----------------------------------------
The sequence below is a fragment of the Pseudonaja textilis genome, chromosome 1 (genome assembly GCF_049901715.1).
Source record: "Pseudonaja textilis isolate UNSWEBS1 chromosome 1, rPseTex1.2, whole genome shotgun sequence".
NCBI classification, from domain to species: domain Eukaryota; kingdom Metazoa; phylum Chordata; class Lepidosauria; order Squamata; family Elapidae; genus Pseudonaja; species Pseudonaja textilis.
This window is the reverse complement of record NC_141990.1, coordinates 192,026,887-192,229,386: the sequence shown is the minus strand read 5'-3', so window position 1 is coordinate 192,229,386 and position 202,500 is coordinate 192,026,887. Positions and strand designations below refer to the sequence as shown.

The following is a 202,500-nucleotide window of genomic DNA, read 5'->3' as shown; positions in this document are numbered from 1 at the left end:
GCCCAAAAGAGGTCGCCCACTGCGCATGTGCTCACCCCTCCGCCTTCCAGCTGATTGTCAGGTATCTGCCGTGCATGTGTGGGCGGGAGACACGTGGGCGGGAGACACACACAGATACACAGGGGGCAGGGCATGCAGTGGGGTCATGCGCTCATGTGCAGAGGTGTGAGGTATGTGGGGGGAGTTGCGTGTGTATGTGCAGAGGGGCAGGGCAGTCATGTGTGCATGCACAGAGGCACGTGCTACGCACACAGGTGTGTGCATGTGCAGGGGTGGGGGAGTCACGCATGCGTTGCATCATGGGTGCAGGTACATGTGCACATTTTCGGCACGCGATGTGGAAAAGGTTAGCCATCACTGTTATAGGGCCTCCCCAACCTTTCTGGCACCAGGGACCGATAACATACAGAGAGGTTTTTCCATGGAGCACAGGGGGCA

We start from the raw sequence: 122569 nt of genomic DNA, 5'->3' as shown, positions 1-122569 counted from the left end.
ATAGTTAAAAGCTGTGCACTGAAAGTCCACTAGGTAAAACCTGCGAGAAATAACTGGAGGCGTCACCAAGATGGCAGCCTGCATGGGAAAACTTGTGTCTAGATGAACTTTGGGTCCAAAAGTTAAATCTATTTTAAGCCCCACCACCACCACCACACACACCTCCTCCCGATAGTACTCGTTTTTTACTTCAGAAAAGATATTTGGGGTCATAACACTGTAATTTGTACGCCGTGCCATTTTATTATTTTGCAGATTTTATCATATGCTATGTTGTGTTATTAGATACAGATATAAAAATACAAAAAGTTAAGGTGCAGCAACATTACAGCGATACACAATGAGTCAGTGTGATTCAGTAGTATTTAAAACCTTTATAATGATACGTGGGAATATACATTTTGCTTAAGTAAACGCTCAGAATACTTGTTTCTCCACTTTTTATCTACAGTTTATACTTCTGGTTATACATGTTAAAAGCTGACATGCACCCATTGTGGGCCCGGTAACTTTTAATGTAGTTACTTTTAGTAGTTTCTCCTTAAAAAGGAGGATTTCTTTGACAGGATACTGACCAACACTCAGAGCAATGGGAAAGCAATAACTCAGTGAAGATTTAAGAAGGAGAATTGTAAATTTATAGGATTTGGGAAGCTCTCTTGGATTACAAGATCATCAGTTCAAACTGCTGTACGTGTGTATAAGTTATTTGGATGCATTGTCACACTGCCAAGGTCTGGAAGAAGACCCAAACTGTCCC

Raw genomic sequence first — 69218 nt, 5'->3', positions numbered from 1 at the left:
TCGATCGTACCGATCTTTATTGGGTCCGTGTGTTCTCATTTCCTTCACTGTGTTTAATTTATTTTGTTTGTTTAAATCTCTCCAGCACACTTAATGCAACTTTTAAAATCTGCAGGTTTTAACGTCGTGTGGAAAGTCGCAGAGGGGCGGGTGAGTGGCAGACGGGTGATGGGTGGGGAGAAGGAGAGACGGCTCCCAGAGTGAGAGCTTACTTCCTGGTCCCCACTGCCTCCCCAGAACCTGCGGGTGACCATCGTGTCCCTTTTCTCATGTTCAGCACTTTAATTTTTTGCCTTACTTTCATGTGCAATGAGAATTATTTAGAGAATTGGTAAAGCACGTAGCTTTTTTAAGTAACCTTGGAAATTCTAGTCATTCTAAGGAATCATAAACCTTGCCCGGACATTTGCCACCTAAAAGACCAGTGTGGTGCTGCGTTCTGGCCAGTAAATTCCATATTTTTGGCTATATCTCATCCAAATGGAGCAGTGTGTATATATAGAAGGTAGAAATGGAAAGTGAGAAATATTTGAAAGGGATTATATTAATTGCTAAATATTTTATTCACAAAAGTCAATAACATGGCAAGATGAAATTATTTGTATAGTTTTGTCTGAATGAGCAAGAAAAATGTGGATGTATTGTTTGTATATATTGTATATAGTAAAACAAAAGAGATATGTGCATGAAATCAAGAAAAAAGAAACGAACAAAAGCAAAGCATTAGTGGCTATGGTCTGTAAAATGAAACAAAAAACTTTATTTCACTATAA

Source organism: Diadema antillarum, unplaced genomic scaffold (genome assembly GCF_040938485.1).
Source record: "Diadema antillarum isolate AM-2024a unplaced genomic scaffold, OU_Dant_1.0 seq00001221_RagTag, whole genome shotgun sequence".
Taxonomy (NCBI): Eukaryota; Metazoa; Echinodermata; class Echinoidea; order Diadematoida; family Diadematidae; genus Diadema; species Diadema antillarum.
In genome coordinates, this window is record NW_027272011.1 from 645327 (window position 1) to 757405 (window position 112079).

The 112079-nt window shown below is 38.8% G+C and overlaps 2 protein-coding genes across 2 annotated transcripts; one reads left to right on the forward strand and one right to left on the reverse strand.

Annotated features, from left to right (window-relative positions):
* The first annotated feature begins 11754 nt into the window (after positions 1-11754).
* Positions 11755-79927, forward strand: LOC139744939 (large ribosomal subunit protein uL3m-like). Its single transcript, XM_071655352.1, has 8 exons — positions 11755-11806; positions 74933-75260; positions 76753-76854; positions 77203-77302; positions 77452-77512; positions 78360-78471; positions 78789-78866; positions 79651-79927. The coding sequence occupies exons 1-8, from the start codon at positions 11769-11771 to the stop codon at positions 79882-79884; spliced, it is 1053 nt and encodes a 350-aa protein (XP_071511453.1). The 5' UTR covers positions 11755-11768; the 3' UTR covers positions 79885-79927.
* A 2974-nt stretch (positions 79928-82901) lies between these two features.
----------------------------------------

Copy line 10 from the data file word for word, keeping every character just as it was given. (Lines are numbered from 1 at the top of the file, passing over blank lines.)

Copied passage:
TCGATCGTACCGATCTTTATTGGGTCCGTGTGTTCTCATTTCCTTCACTGTGTTTAATTTATTTTGTTTGTTTAAATCTCTCCAGCACACTTAATGCAACTTTTAAAATCTGCAGGTTTTAACGTCGTGTGGAAAGTCGCAGAGGGGCGGGTGAGTGGCAGACGGGTGATGGGTGGGGAGAAGGAGAGACGGCTCCCAGAGTGAGAGCTTACTTCCTGGTCCCCACTGCCTCCCCAGAACCTGCGGGTGACCATCGTGTCCCTTTTCTCATGTTCAGCACTTTAATTTTTTGCCTTACTTTCATGTGCAATGAGAATTATTTAGAGAATTGGTAAAGCACGTAGCTTTTTTAAGTAACCTTGGAAATTCTAGTCATTCTAAGGAATCATAAACCTTGCCCGGACATTTGCCACCTAAAAGACCAGTGTGGTGCTGCGTTCTGGCCAGTAAATTCCATATTTTTGGCTATATCTCATCCAAATGGAGCAGTGTGTATATATAGAAGGTAGAAATGGAAAGTGAGAAATATTTGAAAGGGATTATATTAATTGCTAAATATTTTATTCACAAAAGTCAATAACATGGCAAGATGAAATTATTTGTATAGTTTTGTCTGAATGAGCAAGAAAAATGTGGATGTATTGTTTGTATATATTGTATATAGTAAAACAAAAGAGATATGTGCATGAAATCAAGAAAAAAGAAACGAACAAAAGCAAAGCATTAGTGGCTATGGTCTGTAAAATGAAACAAAAAACTTTATTTCACTATAA